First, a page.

This Behind the Scenes article was provided to LiveScience in partnership with the National Science Foundation.
In his classic novella "Heart of Darkness," Joseph Conrad's protagonist, Marlow, describes the Congo River as an immense snake "... uncoiled, with its head in the sea, its body at rest curving afar over a vast country, and its tail lost in the depths of the land." A description that, while wonderfully evocative, is also a bit menacing. I am happy to report that my own experiences conducting research in the Congo have been nothing so menacing nor so dark.
On the contrary. For the past three years I have — with support from the National Science Foundation and a team of U.S. and Congolese students and colleagues — been exploring and documenting the fish biodiversity of the lower Congo River, which is the head and neck of Conrad’s imaginary snake.
What we have found there is an extraordinarily beautiful place that is redolent in history, new discoveries, and amazingly rich in aquatic biodiversity.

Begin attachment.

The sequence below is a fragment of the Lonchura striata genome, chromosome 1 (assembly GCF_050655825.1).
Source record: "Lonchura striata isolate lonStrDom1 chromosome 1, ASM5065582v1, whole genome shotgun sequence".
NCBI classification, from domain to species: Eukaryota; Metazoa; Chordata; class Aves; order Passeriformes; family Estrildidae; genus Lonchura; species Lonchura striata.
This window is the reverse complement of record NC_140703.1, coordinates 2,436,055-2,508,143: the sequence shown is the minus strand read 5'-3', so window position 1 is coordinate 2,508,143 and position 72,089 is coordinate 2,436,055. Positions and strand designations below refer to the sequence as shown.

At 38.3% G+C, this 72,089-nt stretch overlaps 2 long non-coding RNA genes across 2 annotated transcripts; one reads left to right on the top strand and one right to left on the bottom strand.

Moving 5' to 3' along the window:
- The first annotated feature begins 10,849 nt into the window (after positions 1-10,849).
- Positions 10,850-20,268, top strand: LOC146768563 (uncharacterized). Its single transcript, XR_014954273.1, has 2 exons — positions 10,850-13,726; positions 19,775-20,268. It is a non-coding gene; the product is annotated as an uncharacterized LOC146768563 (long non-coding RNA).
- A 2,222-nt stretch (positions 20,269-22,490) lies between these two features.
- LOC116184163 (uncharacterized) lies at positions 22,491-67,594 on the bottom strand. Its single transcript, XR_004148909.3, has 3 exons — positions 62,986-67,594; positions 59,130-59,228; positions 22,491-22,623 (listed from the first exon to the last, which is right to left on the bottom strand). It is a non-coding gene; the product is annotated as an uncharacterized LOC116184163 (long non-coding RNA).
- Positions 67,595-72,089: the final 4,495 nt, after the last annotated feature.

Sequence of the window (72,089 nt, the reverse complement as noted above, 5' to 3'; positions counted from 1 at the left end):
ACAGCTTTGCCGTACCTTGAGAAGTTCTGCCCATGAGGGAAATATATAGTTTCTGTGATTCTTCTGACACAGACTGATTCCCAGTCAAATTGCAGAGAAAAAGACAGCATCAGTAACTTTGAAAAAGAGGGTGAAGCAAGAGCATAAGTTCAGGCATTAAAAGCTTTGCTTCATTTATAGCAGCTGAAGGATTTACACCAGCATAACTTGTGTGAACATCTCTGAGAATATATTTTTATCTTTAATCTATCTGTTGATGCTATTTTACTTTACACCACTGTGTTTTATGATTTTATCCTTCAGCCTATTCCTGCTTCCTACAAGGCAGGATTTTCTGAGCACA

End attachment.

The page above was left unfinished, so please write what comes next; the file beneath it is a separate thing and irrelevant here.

The Congo River is a place of superlatives; it is the world’s second largest river basin, draining an area the size of Europe; so immense that its source waters in the highlands of east Africa take more than six months to exit into the Atlantic Ocean, some 2,900 miles (4,670 km) to the west. The river and its tributaries represent over 9,000 miles (14,500 km) of navigable passage across central Africa, and provide food and livelihoods for the 30 million people who live in this vast region.
This massive river also forms one of the largest biogeographical barriers in Africa.
For example, our closest relatives, the chimps (Pan troglodytes) and the bonobos (Pan paniscus) are separated by the Congo River; chimps are found only to the north and bonobos only to the south.
Many other animals show a similar pattern of distribution; the Congo River has clearly played an important role in sorting African biogeography. Nevertheless, we know surprisingly little about its history.